June 6th, 2018
On behalf of the Centers for Disease Control and Prevention (CDC), we are pleased to provide a statement on the evidence regarding the safety and benefits of community water fluoridation. For the record, this statement is not testimony for or against any specific legislative proposal.
Good oral health is an important part of good overall health and an essential part of our everyday lives. Diet, sleep, psychological status, social interaction, school, and work are all affected by impaired oral health. Over the past several decades, there have been major improvements in the nation’s oral health that have benefitted most Americans.1
However, profound disparities in oral health status remain for some population subgroups, such as the poor, the elderly, and many members of racial and ethnic minority groups.1 Tooth decay is one of the most common chronic diseases among American children with 1 of 4 children living below the federal poverty level experiencing untreated tooth decay.2 Untreated decay can cause pain, school absences, difficulty concentrating, and poor appearance—all contributing to decreased quality of life and ability to succeed.3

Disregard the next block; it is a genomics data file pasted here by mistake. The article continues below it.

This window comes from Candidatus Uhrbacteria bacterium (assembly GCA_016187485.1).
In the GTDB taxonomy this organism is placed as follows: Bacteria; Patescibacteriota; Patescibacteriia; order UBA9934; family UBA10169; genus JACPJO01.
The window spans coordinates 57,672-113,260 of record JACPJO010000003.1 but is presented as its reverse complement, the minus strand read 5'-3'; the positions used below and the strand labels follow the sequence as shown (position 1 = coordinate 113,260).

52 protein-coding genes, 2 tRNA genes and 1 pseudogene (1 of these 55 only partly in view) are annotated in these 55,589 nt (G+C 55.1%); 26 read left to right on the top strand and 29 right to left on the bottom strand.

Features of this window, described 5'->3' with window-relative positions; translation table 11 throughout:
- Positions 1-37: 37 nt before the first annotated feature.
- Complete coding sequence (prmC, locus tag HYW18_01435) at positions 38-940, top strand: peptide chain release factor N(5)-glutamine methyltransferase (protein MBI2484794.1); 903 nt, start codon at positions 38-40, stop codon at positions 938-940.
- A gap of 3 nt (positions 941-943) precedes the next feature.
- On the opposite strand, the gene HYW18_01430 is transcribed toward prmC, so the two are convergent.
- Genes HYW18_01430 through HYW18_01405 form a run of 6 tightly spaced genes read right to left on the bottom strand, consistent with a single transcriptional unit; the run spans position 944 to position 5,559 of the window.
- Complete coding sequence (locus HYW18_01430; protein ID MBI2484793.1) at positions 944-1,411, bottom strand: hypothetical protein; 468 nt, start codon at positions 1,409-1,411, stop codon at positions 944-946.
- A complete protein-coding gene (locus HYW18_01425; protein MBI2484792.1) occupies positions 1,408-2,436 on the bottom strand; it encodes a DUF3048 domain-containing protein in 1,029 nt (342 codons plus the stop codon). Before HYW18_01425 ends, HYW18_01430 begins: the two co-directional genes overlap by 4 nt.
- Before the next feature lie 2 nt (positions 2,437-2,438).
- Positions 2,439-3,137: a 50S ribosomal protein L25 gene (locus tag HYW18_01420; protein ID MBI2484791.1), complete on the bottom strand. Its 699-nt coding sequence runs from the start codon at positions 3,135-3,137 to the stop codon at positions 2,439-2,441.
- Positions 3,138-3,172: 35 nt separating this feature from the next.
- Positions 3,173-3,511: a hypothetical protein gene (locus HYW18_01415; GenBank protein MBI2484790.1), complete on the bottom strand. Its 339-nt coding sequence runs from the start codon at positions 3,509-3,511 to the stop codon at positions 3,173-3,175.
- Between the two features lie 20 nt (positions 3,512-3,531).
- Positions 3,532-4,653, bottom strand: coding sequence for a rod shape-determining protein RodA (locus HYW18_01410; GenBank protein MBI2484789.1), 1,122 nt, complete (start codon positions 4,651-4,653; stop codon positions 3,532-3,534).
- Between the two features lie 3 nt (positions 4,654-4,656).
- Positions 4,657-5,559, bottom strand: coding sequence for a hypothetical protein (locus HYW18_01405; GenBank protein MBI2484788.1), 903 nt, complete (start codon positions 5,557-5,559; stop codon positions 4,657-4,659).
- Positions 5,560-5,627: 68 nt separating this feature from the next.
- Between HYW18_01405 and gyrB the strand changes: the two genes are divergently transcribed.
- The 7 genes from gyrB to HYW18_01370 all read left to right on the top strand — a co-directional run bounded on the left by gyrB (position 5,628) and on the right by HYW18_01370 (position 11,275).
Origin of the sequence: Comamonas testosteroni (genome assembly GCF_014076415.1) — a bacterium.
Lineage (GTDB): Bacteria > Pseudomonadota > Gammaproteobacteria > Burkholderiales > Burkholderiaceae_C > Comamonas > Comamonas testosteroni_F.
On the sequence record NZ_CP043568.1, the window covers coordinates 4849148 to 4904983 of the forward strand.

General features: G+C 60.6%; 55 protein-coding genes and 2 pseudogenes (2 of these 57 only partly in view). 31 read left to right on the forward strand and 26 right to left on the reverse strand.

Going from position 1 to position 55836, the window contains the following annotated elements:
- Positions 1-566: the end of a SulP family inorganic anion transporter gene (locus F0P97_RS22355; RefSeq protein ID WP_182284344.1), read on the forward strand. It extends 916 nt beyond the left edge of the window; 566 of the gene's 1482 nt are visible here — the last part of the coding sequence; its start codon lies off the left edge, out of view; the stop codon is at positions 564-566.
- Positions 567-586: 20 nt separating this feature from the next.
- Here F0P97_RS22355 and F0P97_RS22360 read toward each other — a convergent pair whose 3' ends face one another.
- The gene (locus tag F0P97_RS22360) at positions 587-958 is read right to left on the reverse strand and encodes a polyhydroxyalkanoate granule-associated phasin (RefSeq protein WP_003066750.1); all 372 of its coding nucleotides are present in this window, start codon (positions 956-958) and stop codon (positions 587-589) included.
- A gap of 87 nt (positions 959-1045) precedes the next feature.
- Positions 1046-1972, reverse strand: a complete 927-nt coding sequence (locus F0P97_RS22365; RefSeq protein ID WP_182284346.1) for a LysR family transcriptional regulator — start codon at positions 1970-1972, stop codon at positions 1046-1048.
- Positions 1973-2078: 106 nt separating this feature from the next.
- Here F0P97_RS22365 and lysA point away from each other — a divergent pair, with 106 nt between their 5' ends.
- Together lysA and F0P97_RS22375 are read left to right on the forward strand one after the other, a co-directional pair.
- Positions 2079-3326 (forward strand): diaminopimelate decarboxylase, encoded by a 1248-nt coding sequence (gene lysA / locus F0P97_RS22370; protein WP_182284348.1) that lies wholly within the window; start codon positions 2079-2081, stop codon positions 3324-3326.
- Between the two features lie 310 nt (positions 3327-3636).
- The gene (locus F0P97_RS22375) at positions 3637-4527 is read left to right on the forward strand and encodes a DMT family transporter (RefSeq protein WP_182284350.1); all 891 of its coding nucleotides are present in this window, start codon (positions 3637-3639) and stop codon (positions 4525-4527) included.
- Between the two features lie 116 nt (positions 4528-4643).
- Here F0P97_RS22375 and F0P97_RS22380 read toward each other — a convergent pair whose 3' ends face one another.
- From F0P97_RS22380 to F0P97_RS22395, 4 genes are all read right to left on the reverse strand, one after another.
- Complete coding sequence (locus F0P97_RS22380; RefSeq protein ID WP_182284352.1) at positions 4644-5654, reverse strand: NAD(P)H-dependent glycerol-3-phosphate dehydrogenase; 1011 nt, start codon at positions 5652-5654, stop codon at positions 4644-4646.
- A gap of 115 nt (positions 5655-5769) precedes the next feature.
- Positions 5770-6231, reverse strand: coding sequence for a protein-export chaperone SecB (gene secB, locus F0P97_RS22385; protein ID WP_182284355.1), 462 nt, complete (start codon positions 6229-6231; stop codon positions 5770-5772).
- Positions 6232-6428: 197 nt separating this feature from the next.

Tooth decay and its complications are preventable, and several preventive and early treatment options are safe, effective, and economical. The CDC leads national efforts to improve oral health by using proven strategies such as community water fluoridation and school-based dental sealant programs that prevent oral diseases.
An Effective Intervention
Community water fluoridation is “the controlled addition of a fluoride compound to a public water supply to achieve a concentration optimal for dental caries prevention.”1 The process of adding fluoride to public water systems in the United States began in 1945 in Grand Rapids, Michigan. Soon after, dramatic declines in dental caries were noted among school children in Grand Rapids compared with school children from surrounding areas. Since then, community water fluoridation has been adopted by communities across the country, providing the cornerstone of caries prevention in the United States.1 In 2012, more than 210 million people, or 74.6% of the U.S. population served by public water supplies, drank water with optimal fluoride levels to prevent tooth decay.4